One thing I really like about it is that it’s high intensity and, at the same time, the slower resting periods allow my muscles and joints to recover so that I don’t seem to get overuse injuries like tendonitis anymore. Also, it seems like it’s by far more effective at increasing cardio fitness and burning calories.
Plus, I NEVER get bored with this approach. It seemingly activates enough good brain chemistry to give me a really nice soaring-through-the-clouds-on-the-back-of-a-flying-tiger feeling that lasts for hours after I’ve finished.
I don’t do this for each and every cardio session. In fact, I never do it two days in a row (to allow time for muscle recovery). On the days I don’t use intervals, I just do the usual steady speed cardio with 5 minute warm up and 5 minute cool down.

Monday, April 13, 2009

Spring is Burger Time!

So, yeah, I've always been a big fan of Jughead. Something about the way he looked at his hamburgers always made burgers seem extra tasty.
But since Boris and I don't eat meat (except for fish), I had to create a new kind of burger. The burger of the future! Here's the recipe:

Basic Tempeh Burgers

Tempeh is a soybean product that has been shaped into a cake. It is a remarkable source of protein as well as iron and folic acid. Because it has been fermented, it’s much easier for most people to digest than other soy foods or beans. Its superior nutritional value as well as its versatility makes it one of my favorite protein sources.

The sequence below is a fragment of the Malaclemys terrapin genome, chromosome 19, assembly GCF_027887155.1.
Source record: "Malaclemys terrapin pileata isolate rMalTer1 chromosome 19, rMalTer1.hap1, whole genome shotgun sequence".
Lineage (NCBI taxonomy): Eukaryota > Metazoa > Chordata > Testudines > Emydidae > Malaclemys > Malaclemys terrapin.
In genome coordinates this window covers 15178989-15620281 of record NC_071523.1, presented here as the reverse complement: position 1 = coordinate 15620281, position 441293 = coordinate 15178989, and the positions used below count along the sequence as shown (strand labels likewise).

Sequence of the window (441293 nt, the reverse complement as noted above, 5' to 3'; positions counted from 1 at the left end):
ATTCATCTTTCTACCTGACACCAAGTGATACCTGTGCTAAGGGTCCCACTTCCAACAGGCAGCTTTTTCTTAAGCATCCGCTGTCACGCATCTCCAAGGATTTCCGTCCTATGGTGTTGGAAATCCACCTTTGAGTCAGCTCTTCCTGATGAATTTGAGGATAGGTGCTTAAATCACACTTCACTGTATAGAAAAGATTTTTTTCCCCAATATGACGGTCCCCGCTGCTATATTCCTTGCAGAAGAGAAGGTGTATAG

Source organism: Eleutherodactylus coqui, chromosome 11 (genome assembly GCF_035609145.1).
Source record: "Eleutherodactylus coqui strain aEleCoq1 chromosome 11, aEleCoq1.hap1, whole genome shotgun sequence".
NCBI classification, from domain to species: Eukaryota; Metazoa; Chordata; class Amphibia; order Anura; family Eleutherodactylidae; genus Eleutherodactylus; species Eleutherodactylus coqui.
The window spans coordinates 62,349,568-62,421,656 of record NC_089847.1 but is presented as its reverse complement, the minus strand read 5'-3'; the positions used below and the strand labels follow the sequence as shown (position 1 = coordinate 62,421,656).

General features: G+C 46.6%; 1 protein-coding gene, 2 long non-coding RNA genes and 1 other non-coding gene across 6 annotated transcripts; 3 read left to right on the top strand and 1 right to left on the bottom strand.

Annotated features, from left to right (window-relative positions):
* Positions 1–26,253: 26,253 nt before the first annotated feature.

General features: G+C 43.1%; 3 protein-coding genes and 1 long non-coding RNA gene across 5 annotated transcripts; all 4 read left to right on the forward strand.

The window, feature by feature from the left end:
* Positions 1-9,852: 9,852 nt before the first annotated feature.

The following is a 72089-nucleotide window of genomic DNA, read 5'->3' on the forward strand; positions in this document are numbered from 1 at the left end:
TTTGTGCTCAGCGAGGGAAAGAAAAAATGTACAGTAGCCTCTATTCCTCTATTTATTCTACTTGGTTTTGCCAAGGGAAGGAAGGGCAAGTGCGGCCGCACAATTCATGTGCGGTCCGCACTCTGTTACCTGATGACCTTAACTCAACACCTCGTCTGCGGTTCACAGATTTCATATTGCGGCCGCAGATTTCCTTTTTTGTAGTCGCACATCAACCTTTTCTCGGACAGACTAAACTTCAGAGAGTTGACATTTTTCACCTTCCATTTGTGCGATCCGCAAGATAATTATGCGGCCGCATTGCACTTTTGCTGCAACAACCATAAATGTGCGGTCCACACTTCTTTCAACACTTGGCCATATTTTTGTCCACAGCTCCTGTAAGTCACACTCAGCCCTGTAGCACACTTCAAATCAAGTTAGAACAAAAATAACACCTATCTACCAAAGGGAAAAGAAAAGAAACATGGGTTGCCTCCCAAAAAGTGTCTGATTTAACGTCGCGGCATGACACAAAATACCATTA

1 8oz. block of tempeh, crumbled
1 onion, white, yellow, or red, chopped
½ cup walnuts, coarsely chopped
½ cup chopped parsley (optional)
2 eggs
¼ cup whole grain flour (I like to use barley flour, but wheat or oat flour are fine, too)
2 Tablespoons vegan mayonnaise (I like Nasoya)
2 oz. grated cheddar cheese (optional)

Preheat oven to 425. Lightly oil a cookie sheet. In a large bowl, combine all ingredients and mix
thoroughly. On the oiled cookie sheet, form 6 large or 8 medium-sized patties with the mixture.
It’s not going to be too firm at this point, but don’t worry, when you bake them, they’ll hold
together just fine. Bake 15 to 20 minutes until your burgers are golden brown and cooked through.

Additions to Basic Tempeh Burgers

You can do all kinds of creative things with this basic mix. Add some canned tuna or salmon.
Add some curry spices or Italian herbs. Add some leftover rice, chopped cooked vegetables, or, for that matter, just about any kind of leftovers can make interesting burgers!

Wednesday, April 8, 2009

Goal Setting vs. Identity Changing

A few months ago a friend wanted to get in shape after the long winter (which is still not over around here, by the way!). She asked me for some general fitness and nutrition advice and it soon became clear that one of her major problems was to keep the motivation to stick with her program once she had started it. This is probably the biggest hurdle to overcome and it’s not to be taken lightly.